What happens after I file an overtime wage claim in California?
Once you file an overtime wage claim with your local office of the Labor Commissioner (aka Labor Board), your claim will be given to a Deputy Labor Commissioner. The Deputy Labor Commissioner will decide whether to have a conference, a hearing, or, if the claim isn’t valid, he or she will dismiss the overtime wage claim. You will be notified by mail which decision the Deputy makes.
If the Deputy decides to hold a conference, both you and your employer will meet to discuss the claim and see if it can be resolved without a hearing or if there is even enough evidence to proceed.
For a hearing, you and your employer will testify under oath, just like a trial in civil court, except that there is no jury — only the presiding Deputy Labor Commissioner (not the one that will be handling your case) will make the decision as to whether you are owed overtime pay. Following the hearing, an Order, Decision, or Award (ODA) will be served to both parties by the Labor Commissioner’s.
Once the ODA is given, either party may appeal the ODA to a civil court. The court will set a trial. In the trial, your party and your employer’s party will present evidence and witnesses. In the case that you can’t afford an attorney, the DLSE may represent you.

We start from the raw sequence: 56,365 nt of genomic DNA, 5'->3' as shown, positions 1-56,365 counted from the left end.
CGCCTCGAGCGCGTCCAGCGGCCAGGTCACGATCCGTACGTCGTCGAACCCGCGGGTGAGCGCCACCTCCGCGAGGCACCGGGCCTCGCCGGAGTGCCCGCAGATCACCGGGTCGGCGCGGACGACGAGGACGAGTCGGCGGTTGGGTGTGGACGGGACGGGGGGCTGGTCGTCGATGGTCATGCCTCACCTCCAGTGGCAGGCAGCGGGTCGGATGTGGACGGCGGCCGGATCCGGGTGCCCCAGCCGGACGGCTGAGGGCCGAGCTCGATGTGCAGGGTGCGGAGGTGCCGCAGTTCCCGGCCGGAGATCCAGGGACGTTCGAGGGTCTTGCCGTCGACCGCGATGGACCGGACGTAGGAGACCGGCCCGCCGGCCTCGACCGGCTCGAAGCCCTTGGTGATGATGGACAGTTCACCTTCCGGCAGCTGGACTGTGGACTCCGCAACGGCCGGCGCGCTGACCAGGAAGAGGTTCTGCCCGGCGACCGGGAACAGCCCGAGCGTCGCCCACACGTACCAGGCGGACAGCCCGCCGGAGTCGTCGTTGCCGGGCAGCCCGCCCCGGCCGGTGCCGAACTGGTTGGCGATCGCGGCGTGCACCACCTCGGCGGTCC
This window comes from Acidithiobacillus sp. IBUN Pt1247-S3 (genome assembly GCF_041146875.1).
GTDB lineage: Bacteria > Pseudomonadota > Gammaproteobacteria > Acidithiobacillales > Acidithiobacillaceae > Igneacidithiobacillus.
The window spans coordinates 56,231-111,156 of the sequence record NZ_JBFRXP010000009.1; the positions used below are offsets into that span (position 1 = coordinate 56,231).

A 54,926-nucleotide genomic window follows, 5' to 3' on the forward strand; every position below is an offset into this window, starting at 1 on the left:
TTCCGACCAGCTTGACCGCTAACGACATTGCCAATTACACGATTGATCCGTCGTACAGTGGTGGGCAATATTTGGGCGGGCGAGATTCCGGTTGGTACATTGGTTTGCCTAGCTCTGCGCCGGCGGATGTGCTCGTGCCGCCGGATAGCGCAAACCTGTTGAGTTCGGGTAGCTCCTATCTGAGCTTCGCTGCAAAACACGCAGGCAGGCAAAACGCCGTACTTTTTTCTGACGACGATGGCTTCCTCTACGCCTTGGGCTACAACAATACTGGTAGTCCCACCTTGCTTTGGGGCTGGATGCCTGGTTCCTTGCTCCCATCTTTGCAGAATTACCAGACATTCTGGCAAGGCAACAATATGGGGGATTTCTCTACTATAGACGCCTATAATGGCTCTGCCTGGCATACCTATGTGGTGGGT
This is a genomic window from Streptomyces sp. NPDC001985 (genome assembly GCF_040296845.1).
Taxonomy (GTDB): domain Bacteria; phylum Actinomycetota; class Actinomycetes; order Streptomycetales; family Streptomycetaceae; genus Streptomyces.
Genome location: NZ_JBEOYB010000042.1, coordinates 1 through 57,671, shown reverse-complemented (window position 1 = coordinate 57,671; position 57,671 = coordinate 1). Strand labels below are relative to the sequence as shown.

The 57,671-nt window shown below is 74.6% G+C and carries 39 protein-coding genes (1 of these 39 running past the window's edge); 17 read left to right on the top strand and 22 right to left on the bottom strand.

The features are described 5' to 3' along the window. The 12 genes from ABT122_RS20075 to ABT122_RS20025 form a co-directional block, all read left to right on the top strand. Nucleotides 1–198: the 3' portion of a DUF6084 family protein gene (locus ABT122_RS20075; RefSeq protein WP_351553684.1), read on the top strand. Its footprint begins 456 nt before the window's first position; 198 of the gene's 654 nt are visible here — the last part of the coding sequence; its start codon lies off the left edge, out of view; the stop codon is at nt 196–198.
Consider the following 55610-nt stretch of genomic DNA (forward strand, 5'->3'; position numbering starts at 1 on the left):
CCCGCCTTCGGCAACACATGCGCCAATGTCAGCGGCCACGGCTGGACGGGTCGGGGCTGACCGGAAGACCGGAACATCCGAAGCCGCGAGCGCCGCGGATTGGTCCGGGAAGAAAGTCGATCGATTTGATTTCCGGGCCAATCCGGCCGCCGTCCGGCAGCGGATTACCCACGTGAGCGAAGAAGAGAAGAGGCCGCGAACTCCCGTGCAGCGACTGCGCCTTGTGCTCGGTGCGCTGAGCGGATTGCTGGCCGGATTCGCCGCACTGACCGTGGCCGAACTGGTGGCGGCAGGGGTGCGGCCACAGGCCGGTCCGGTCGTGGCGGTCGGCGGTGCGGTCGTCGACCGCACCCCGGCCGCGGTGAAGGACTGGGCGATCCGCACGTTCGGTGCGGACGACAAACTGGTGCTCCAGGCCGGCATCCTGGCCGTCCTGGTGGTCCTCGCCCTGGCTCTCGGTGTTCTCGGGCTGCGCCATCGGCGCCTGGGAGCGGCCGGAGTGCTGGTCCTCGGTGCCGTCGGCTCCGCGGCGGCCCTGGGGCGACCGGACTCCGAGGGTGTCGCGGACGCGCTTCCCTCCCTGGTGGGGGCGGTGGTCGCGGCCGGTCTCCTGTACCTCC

Jane has been owed for overtime wages from her employer for some time. To claim her overtime wages, Jane files an overtime wage claim in CA with the Labor Commissioner’s office against her employer. Once Jane files her overtime wage claim, a representative from the Labor Commissioner’s office will decide if Jane’s case should have a conference, a hearing, or be dismissed. If the representative thinks it may be resolved by a meeting, a conference will be held. If the Deputy thinks it should go straight to a hearing, a hearing will be held and both Jane and her employer will testify under oath. If Jane’s overtime wage claim isn’t valid, it will be dismissed.